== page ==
Earth consists of passable squares, passable Karbonite deposits, and impassable water squares. The number of Karbonite deposits on Earth is limited, and Earth will never replenish Karbonite over the course of the game. The starting amount of Karbonite on a square on Earth is in the range [0, 50].

At the start of round 750, Earth suffers a massive flood that destroys everything on the planet. (Note that if a player has not colonized Mars at this time, and their opponent has, the Earth-bound team immediately lose, as they will possess no more units.)

Mars Overview

Mars consists of passable squares, passable Karbonite deposits, and impassable rocky outcrops. The starting amount of Karbonite on a square on Mars is in the range [0, 50]. Mars is also frequently bombarded by asteroids, which leave behind comparatively rich Karbonite deposits. Mars is the only planet that has a renewable amount of Karbonite.

At any time, at most a single small asteroid strikes the surface at a single square. Asteroids carry amounts of Karbonite in the range [20, 200]. A Karbonite deposit forms at the location of the asteroid strike. If the location is occupied by a unit, the Karbonite settles neatly underneath the unit.

The complete asteroid weather pattern is known to both teams at the start of the game.

Units Overview

There are two types of units: robots and structures. Robots are mobile units that fight, move to adjacent squares, and collect resources from the map. There are two types of structures: rockets and factories. Rockets can transport robots to Mars. Factories are static units that produce robots. The game actions that units can take are determined by their type.

Unlike previous years, units themselves do not run any code. Rather, a player program on each planet runs code to manipulate the units on that planet. Each program has a time limit that limits the amount of computation it has, and each unit has cooldowns that limit the rate of actions it can perform (See “Timing Overview”).

When a robot is spawned, it is assigned a unique integer ID. When the health of a unit is reduced to 0, the unit is immediately removed from the game.

Robots

There are 5 types of robots in Escape to Mars. All robots have the ability to move through passable terrain on their planet. Robots can take further game actions depending on their type. See “Robot Specifics” for greater details.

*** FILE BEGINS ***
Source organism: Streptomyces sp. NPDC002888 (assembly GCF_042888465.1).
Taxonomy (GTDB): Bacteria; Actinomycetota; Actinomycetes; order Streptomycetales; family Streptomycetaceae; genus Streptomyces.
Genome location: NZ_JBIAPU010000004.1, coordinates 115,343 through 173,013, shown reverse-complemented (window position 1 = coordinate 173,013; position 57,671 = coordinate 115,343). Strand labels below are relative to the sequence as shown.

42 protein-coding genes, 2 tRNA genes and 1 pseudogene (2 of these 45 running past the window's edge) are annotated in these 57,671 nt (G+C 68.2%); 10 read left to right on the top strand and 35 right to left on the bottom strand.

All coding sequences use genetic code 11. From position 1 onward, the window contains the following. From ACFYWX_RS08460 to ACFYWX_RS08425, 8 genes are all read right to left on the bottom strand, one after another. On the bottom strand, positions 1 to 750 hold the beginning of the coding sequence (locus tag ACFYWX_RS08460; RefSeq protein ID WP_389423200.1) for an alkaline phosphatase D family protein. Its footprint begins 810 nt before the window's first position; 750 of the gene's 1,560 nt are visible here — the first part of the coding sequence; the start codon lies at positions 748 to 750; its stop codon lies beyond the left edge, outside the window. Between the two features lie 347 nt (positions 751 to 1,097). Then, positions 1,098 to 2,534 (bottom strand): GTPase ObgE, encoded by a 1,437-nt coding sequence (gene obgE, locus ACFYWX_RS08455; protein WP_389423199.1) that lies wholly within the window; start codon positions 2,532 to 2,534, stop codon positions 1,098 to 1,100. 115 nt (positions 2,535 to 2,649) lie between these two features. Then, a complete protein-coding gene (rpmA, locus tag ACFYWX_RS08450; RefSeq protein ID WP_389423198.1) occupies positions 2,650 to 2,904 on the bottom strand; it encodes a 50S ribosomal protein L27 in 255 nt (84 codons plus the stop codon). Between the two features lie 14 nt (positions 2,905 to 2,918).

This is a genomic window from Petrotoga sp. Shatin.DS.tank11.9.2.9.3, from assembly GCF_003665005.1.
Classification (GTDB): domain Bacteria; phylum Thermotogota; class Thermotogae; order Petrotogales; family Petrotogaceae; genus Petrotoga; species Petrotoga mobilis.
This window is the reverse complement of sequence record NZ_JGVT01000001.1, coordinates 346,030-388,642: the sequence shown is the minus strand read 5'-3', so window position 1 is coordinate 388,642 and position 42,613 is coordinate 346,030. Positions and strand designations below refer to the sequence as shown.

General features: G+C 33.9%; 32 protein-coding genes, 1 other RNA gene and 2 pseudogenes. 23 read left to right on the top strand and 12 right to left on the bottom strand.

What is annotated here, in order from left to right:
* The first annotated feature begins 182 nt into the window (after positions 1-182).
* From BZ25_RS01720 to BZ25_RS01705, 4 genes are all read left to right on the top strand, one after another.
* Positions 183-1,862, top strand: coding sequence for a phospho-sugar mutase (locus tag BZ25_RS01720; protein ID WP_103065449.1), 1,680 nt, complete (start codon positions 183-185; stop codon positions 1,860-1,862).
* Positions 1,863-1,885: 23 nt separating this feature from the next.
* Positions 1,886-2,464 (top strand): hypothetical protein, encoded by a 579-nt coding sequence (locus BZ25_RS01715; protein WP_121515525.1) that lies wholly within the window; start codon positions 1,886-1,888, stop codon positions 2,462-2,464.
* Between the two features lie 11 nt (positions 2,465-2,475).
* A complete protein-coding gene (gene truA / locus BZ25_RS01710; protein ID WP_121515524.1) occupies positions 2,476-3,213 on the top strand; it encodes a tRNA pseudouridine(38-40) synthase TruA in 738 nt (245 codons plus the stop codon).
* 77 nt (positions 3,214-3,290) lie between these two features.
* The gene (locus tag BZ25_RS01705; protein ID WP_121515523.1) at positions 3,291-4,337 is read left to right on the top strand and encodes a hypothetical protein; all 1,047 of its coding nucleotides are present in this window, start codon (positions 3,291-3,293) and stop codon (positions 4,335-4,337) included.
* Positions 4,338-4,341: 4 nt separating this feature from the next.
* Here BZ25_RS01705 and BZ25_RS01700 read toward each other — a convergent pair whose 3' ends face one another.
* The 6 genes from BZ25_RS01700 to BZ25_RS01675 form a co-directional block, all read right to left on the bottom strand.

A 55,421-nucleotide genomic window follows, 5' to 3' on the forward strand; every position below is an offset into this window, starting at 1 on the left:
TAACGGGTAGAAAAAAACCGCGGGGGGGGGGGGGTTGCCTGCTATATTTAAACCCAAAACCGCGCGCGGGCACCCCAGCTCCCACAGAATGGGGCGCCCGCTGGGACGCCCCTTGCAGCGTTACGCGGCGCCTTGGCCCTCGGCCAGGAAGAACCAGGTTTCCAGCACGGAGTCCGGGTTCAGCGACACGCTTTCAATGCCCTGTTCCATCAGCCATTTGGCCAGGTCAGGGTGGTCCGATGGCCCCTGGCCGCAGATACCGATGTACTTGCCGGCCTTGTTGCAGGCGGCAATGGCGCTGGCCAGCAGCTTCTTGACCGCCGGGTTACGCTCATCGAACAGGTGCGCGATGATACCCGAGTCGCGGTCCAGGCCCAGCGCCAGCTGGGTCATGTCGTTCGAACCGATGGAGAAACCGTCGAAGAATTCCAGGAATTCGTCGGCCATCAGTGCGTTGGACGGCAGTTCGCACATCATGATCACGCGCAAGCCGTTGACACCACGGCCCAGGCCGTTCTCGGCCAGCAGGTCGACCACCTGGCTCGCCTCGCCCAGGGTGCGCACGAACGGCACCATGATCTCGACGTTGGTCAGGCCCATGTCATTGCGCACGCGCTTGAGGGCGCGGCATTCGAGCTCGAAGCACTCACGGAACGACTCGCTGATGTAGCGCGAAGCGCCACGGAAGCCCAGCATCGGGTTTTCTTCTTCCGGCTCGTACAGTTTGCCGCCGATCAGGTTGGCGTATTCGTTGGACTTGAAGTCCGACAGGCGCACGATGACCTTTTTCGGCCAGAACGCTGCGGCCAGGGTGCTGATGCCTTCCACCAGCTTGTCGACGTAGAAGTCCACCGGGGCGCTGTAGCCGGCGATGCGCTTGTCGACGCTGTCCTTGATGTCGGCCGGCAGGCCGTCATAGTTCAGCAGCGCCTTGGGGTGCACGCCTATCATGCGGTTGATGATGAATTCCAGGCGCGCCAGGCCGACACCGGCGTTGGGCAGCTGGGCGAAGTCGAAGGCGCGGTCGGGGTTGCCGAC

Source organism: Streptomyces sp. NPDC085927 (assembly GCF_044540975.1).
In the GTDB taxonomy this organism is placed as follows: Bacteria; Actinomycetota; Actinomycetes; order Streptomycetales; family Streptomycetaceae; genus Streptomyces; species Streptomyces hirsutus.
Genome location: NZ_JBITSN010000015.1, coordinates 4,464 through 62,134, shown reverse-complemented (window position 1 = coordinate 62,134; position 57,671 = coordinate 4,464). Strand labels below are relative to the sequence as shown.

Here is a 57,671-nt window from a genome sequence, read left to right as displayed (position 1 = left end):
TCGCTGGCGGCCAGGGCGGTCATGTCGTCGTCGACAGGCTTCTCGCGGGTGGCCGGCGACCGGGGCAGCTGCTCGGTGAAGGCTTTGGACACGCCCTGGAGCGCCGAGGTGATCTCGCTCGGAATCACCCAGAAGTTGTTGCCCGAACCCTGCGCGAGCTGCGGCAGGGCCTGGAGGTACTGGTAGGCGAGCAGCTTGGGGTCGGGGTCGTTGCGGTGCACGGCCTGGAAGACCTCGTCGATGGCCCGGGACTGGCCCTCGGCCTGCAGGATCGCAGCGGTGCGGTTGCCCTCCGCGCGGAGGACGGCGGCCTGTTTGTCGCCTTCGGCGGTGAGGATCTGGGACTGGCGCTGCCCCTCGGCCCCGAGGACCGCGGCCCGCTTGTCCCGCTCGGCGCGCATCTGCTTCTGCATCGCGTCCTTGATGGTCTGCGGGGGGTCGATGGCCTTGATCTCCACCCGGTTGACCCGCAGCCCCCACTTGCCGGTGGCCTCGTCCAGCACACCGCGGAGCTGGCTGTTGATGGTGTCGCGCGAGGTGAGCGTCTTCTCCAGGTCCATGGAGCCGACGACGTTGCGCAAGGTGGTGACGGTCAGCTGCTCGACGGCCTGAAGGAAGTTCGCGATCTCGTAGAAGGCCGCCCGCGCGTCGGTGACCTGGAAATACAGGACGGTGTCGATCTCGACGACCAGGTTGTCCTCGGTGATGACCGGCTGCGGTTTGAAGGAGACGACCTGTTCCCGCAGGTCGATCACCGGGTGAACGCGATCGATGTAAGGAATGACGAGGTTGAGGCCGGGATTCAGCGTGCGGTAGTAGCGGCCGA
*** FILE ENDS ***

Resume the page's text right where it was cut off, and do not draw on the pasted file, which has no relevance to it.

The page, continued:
Active abilities have their own cooldowns and ranges, in addition to those of normal attacks. All robots start with an ability cooldown of 10. Ranges are given in squared units. For example, a robot with attack range 16 can hit a target 4 tiles to the right.

(*) - indicates advanced mechanic, see Robot Specifics.

Robot

Worker

Knight

Ranger

Mage

Healer

Factory Cost

50 (*60 if replicated)

40

40

40

40

Max health

100

250

200

80

100

Damage

0

80

30

60 (*damage is also dealt to adjacent squares)

-10 (*Healers must heal() to deal “attack”)

Attack range

0

2

50 (*cannot attack within range 10)

30

30

Vision range

50

50

70

30

50

Movement Cooldown

20

15

30

20

25

Attack Cooldown

100

20

20

20

10

Passive Abilities*

None :(

Defense

Far-sighted

Explosive shot

Positively Charged

Active Abilities*

Replicate

Javelin

Snipe

Blink

Overcharge

Active Ability Cooldown*

500

100

200

250

100

Active Ability Range*

2

10

Infinity

8

30

Left to right: Worker, Knight, Ranger, Healer, Mage.

Structures

There are 2 types of structures: Rockets and Factories.

To spawn a structure in the game, a Worker must blueprint the structure on an occupiable square adjacent to the Worker. This action deducts the cost of the blueprint from the team's resource pool. The blueprint starts with 1/4 the maximum health of the structure. The Worker then builds the blueprint, increasing the blueprint’s health by a fixed amount each turn until it reaches its maximum health. Then the blueprint becomes a structure, and the structure can be used.

Both structures have a garrison, which is a holding space for up to 8 robots. (Research may increase the capacity of the garrison.) Robots are loaded into a rocket’s garrison by the rocket, which requires the robots to be ready to move. Robots are loaded into a Factory’s garrison automatically after the Factory has produced the robot. Rockets and factories both unload a robot from their garrison by placing the robot in an occupiable square adjacent to the structure. Loading and unloaded are both treated like a robot’s standard move action.

Structures cannot be blueprinted or built on Mars.

Factory.

Research Overview